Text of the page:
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Katie Gregory

PSY270: Community Psychology
Best Fully Online
“Community engagement in an accelerated online course.”
- Katie Gregory -

Psychology 270 ­ Community Psychology, was designed to introduce students to the field of community psychology, including the study of social problems and their solutions (e.g., issues around education, food systems, gender­based violence, homelessness, juvenile justice, mental health, substance abuse and addiction, and veterans’ issues). Rather than focusing on deficits of individuals, community psychology examines the contextual and structural factors that affect individuals’ overall health.

The first part of the course was focused on providing students with the tools and skills community psychologists use to analyze and understand social problems. Once equipped with the tools and skills, the course moved into exploring the theoretical frameworks in community psychology and how they are applied to the study of social problems. The goals of the course were for students to be able to: distinguish between community psychology and other fields in psychology; examine social issues, including actions and events, through an ecological lens; describe power, privilege, and oppression, and how they relate to social issues; evaluate interventions and programs designed to address social problems; and identify common research methods used by community psychologists.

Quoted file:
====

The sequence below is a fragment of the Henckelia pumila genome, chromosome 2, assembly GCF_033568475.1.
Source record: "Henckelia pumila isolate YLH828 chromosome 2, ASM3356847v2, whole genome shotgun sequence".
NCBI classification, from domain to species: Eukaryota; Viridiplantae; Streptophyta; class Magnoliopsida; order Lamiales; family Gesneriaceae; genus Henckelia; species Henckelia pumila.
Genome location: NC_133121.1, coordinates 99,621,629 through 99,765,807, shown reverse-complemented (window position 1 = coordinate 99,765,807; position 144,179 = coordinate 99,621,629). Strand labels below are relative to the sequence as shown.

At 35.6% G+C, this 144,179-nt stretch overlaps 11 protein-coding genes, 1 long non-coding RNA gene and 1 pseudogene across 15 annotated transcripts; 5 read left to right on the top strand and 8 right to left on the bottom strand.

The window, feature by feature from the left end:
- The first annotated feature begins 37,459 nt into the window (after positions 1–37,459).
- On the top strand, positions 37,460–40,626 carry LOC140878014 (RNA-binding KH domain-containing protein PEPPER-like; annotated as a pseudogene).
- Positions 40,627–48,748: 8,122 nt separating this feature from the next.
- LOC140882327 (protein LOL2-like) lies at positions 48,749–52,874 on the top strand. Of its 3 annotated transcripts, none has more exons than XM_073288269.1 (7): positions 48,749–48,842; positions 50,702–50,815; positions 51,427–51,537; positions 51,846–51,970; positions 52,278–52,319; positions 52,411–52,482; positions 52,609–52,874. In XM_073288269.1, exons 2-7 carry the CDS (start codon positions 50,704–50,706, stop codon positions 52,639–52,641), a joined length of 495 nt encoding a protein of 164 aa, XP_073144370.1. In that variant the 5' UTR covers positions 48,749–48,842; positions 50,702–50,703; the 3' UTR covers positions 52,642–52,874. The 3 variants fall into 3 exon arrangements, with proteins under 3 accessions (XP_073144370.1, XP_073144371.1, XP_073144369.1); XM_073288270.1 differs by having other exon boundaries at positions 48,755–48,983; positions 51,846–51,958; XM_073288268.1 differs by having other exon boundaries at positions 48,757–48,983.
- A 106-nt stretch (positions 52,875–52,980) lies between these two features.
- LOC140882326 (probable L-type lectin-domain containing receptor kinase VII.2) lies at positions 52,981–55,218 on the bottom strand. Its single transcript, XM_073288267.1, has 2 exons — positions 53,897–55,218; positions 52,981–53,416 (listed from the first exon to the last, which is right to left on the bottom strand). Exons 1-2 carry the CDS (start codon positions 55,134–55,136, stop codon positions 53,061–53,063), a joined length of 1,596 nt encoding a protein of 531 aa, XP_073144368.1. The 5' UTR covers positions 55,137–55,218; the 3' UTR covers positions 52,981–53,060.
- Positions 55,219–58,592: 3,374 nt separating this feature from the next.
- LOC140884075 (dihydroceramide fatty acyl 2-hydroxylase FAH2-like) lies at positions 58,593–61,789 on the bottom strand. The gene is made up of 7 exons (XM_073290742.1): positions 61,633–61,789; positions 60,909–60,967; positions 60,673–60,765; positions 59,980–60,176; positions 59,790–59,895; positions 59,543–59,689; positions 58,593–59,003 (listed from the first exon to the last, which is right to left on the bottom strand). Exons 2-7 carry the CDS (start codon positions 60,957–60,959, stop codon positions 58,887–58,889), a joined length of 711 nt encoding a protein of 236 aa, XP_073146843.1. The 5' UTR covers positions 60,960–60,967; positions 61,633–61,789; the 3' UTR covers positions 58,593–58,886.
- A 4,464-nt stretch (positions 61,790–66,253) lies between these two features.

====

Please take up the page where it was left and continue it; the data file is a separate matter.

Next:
In this course, students were challenged to think about social problems, power and privilege. I had experience instructing this course in a face­to­face course two prior semesters, and I had observed how student interaction and collaboration was important in facilitating this experience. When I conceptualized this as an online course, there were key activities I identified that would be important to translate online that would not be successful without student interaction. Keeping in mind the accelerated nature of the online course, I wanted to bring in some form of collaboration that would introduce students to multiple perspectives when thinking about social problems as well as power and privilege, ultimately challenging a singular way of thinking about the world. Additionally, it was important to incorporate technology that would simple, accessible, and consistent across course activities.

All activities in the course were designed to scaffold on each other, preparing students to complete a larger project during weeks 4 and 5. During those weeks, students participated in an adaption of a photovoice project. For this activity, students took photos related to their topics of interest paired with multiple short writing assignments.

Technologies included in this course: